In the UK the SSDR initiative removes all unnecessary regulation on sub 300kg microlights and opens a door allowing smaller self-launching “cross-over” soarable microlights to be developed at much lower cost. This reduces the retail purchase price, reduces the ongoing cost of ownership, and reduces the pilot licensing bureaucracy.
Our initial product bridges the microlight/glider price/performance gap and the traditional type groups definitions. As well as the cross-over novelty, our unique hybrid approach is sure to attract attention. We are taking advantage of a new domestic market created by the SSDR initiative in the UK and targeting markets in other countries where minimal regulation categories exist.
In the past all soaring sailplanes (gliders) were unpowered and getting airborne meant being towed behind a powered aircraft or hauled into the air by a powerful winch. Landing out away from the home airfield, if soaring conditions deteriorated, required a pre-arranged retrieval consensus. As a result flying gliders has traditionally been a membership activity at clubs where the expensive launching infrastructure and retrieve arrangements are mutually invested in and provided.
However, the customer pilot paradigm has changed. Now the majority of new gliders sold are powered and have retractable engines and propellers. The ability to self-launch, to take-off unaided, means pilots of these aircraft types can operate independently when they want, from a wider choice of locations, and no longer require a club infrastructure. But, powered gliders have become ever more complex and heavier, and so suffer the same high degree of airworthiness regulation and mandatory certification as much larger aircraft. As a result these types have become much more expensive making them accessible to only an increasingly wealthy and so shrinking audience. Glider pilots expect cross-country soaring ability but would welcome lower cost and simpler products.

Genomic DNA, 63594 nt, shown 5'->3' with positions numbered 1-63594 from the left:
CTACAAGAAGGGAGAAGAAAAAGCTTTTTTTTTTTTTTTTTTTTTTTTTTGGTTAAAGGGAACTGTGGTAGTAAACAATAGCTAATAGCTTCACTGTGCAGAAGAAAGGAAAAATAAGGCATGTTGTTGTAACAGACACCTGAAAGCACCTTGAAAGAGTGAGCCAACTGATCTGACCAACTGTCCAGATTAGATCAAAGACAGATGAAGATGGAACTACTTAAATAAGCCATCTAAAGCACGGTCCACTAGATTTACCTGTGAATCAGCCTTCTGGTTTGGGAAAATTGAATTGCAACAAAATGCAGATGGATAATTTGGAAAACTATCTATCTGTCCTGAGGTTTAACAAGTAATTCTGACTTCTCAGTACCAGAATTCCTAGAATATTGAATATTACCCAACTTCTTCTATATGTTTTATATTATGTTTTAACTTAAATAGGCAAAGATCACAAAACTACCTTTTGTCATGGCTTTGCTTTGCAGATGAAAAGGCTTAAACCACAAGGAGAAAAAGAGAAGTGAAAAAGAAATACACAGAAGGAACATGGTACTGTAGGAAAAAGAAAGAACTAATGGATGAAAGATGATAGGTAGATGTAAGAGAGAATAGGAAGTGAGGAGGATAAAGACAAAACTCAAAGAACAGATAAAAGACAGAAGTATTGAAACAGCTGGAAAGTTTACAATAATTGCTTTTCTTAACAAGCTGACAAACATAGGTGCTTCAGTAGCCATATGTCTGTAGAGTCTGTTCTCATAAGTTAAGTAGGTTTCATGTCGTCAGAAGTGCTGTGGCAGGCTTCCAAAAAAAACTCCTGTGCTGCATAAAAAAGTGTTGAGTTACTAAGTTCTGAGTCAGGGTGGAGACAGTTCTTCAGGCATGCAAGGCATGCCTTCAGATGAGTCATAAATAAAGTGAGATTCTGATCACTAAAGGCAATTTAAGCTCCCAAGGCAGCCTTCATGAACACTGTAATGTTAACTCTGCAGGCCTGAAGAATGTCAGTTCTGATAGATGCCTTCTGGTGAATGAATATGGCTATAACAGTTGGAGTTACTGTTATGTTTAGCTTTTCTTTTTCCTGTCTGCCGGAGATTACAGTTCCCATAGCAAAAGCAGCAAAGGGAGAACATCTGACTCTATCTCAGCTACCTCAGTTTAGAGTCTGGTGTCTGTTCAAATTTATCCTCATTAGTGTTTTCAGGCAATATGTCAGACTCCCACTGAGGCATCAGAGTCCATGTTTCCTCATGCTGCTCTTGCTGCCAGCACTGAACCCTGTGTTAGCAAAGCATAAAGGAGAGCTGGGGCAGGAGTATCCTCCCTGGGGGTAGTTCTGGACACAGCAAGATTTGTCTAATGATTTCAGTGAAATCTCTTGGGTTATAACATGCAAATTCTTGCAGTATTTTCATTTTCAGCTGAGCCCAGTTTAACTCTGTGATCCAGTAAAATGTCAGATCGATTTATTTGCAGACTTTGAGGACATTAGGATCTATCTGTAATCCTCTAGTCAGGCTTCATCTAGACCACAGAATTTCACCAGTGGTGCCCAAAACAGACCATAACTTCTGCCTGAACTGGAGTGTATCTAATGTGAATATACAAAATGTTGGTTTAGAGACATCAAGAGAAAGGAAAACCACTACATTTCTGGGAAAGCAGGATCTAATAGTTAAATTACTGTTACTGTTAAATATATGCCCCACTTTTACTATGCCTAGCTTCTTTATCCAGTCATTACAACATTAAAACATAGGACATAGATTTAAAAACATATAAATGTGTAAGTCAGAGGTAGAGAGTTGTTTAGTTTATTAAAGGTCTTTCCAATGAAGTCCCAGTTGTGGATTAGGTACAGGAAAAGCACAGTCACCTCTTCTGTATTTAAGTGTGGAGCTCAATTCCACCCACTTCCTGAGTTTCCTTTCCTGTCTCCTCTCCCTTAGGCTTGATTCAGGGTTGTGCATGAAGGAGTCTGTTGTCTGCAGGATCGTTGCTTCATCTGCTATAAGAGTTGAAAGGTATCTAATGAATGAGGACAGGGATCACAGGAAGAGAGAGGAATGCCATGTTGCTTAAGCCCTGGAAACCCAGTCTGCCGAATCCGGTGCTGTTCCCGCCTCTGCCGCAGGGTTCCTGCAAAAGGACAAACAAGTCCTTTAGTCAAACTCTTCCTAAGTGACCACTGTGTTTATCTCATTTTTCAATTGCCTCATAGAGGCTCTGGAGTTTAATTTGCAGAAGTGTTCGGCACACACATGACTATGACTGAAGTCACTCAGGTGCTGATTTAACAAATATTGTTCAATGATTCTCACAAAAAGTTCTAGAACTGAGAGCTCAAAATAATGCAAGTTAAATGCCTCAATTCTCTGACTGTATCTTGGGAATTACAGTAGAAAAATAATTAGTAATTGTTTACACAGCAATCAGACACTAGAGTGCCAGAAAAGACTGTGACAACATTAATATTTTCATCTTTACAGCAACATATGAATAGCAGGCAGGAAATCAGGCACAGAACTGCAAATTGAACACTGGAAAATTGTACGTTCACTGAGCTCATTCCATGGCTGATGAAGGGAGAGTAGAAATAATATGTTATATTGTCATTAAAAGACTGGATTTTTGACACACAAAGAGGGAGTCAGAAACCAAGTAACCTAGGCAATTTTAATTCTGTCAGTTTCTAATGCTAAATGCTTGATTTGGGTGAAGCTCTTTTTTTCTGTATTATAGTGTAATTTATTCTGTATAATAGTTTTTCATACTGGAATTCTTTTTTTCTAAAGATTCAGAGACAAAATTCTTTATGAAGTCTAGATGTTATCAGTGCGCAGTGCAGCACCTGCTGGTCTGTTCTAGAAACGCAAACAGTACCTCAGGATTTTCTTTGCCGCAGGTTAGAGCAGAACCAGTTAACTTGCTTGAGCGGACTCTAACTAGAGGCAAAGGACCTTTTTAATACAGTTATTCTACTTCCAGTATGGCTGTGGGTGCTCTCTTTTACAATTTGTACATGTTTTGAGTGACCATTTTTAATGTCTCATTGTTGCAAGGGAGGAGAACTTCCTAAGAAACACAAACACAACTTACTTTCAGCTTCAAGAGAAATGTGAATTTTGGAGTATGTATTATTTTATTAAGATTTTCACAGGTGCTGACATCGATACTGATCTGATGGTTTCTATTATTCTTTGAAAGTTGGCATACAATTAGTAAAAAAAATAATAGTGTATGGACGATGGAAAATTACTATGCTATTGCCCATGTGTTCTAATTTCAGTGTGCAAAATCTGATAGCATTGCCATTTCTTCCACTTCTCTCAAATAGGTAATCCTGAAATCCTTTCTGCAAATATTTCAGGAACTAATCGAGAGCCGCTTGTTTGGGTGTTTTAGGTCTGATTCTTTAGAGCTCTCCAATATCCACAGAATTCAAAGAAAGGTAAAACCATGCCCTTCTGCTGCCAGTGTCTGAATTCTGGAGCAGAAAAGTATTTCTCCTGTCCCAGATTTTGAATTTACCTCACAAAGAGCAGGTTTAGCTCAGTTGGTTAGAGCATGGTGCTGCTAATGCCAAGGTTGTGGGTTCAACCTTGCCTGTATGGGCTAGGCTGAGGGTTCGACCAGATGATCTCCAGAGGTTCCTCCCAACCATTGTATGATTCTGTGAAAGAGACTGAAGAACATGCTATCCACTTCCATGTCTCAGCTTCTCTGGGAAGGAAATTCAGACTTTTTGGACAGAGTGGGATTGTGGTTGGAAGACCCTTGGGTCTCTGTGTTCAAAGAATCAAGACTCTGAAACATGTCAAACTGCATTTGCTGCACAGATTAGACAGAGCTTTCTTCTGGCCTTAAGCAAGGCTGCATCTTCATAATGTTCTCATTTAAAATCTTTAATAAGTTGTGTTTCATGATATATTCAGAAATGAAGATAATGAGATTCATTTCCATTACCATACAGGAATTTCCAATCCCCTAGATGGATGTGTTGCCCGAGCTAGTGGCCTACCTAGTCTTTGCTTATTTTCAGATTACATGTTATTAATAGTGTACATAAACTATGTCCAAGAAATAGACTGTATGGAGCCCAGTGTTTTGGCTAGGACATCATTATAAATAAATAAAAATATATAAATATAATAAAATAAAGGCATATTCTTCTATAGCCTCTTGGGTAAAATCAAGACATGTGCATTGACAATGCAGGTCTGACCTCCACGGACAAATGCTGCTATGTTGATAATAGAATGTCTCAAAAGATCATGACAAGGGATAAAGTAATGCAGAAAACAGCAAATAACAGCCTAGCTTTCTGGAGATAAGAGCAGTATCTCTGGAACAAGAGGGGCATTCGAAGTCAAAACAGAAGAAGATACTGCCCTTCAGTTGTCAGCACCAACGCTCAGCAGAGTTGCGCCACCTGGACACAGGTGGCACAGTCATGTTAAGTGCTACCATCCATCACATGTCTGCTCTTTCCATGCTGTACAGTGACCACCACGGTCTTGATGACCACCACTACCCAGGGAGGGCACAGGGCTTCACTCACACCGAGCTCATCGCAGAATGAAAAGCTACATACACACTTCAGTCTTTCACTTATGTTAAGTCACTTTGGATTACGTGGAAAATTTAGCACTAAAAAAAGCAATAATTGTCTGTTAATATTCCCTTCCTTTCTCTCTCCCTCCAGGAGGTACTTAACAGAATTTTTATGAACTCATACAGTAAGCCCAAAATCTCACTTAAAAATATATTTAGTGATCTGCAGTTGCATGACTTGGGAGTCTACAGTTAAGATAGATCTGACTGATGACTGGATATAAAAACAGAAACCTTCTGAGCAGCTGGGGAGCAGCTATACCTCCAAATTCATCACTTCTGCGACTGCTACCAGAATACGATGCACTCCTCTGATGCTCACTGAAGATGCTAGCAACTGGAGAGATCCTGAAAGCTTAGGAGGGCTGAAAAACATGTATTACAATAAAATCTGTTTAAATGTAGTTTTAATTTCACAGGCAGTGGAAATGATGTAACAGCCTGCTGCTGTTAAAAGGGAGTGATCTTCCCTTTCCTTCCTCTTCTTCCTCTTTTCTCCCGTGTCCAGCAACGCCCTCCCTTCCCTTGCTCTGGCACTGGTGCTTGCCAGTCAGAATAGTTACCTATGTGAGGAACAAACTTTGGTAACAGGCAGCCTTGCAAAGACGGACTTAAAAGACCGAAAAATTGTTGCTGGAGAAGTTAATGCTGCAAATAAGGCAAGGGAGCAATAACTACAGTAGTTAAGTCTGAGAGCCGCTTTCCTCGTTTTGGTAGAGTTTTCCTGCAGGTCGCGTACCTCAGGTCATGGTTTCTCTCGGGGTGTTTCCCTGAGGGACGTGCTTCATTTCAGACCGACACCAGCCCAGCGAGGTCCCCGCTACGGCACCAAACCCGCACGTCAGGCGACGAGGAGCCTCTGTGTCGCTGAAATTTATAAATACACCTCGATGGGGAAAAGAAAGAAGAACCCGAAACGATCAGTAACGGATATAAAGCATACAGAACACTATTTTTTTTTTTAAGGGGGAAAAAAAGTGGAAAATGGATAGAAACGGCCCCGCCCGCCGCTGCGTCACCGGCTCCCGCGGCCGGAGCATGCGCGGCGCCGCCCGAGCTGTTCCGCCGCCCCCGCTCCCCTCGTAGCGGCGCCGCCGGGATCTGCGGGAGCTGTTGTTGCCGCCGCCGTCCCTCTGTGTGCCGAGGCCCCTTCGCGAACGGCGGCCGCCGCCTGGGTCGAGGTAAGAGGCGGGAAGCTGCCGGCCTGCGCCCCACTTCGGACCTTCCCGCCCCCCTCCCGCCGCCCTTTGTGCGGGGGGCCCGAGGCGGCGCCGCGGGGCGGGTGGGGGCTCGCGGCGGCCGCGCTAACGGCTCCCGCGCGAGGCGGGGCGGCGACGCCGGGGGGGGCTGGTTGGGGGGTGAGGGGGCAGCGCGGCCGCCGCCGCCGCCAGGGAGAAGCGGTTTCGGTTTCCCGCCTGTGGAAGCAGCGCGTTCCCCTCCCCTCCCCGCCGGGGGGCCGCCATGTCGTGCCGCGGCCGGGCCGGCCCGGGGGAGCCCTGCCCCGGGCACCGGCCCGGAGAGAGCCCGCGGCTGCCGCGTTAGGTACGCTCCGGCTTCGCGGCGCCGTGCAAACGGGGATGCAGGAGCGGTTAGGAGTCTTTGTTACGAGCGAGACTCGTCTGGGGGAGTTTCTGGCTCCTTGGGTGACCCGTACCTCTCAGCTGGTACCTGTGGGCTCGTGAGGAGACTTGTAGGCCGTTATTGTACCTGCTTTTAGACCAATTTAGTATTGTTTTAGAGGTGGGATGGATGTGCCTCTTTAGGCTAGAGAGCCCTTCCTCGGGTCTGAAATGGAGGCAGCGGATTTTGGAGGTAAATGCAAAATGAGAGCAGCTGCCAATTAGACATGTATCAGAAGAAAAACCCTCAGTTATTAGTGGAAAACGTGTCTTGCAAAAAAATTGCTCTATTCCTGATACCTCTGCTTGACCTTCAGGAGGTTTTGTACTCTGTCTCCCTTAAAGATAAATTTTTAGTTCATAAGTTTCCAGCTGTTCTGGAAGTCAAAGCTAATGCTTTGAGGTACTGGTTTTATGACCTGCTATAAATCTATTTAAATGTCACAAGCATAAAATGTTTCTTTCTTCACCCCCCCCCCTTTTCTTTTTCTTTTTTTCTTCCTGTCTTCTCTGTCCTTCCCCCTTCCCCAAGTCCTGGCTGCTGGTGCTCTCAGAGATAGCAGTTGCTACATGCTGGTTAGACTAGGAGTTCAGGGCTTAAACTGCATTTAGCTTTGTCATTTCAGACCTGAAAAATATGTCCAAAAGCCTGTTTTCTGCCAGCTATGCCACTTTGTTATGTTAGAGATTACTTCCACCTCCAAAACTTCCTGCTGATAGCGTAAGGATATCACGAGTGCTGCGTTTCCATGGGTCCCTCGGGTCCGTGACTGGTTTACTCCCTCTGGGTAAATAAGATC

Microlights or Ultralights are powered, generally operate independently and are available in a wide variety of shapes and sizes, at widely varying cost, but with comparatively low aerodynamic performance. Because of their light weight and operational limitations microlights are subject to slightly less burdensome mandatory airworthiness regulation. Microlight pilots may have been attracted to powered gliders and the idea of more absorbing and challenging soaring flight, and more performance, but were put off by the operational limitations, the burdensome regulatory environment, the obligations and commitments of the gliding club scenario, or the very steep cost of acquiring a higher performance independently operable self-launching soarable aircraft.